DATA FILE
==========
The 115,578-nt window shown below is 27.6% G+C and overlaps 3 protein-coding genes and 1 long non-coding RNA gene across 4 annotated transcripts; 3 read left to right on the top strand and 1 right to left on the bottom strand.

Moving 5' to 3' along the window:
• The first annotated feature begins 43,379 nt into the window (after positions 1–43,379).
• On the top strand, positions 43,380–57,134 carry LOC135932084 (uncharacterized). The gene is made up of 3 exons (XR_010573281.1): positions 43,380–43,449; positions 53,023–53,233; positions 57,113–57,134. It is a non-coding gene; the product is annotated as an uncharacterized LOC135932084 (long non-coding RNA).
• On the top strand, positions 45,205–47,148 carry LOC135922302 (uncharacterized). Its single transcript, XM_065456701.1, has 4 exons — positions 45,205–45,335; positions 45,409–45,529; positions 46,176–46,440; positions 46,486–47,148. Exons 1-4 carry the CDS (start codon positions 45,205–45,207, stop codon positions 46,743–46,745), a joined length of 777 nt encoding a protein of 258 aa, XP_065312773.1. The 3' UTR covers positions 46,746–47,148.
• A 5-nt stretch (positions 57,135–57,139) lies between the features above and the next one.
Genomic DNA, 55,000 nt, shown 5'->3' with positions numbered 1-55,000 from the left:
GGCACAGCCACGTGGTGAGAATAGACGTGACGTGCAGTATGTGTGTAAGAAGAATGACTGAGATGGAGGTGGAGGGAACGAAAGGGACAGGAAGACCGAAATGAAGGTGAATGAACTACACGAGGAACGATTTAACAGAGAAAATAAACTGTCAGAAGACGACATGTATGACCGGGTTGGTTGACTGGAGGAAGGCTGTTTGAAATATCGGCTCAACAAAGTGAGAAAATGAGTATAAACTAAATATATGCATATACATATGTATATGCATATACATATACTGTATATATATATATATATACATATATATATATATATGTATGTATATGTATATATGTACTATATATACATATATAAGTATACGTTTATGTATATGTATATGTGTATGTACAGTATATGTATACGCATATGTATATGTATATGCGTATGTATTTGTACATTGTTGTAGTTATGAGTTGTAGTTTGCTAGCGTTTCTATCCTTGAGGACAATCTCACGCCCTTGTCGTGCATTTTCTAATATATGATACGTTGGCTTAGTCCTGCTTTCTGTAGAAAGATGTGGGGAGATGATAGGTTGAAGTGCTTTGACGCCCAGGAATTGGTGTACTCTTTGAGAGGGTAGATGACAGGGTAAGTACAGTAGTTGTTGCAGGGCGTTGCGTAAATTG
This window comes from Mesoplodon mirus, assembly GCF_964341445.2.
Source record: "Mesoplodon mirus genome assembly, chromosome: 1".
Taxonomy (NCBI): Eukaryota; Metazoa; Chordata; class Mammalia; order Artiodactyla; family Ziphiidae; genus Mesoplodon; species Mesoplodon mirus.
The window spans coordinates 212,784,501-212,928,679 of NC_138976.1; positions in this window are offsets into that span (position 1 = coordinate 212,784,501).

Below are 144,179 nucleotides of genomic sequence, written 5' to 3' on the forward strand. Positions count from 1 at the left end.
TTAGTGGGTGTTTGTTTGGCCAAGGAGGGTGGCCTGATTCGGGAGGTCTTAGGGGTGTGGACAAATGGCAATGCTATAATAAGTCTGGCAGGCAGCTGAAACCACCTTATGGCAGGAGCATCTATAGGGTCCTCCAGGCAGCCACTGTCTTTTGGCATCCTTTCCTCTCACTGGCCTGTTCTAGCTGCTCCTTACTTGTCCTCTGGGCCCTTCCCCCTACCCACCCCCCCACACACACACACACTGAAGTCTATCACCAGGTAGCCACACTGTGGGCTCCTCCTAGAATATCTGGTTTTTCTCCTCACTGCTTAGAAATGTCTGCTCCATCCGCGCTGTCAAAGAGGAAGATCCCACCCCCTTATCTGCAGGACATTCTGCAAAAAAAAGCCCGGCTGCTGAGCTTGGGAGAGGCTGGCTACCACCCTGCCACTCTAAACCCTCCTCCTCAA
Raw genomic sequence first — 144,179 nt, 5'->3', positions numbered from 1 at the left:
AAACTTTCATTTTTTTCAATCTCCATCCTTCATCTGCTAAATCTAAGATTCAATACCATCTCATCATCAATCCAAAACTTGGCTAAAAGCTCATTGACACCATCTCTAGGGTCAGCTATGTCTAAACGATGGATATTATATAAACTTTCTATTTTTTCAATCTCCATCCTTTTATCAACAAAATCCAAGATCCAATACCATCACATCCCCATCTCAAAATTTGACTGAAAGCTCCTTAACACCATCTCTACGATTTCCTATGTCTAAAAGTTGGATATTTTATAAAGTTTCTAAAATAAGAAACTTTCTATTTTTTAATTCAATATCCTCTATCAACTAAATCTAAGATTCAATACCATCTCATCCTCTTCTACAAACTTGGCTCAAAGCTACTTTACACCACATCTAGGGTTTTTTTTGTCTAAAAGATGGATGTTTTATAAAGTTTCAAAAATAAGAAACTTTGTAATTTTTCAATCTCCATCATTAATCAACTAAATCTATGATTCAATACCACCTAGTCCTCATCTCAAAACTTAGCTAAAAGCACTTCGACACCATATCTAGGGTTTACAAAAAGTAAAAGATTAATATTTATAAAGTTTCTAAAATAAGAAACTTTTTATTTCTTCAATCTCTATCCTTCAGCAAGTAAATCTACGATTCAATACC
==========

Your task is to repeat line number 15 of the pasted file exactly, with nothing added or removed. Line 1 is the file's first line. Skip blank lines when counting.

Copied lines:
Raw genomic sequence first — 144,179 nt, 5'->3', positions numbered from 1 at the left: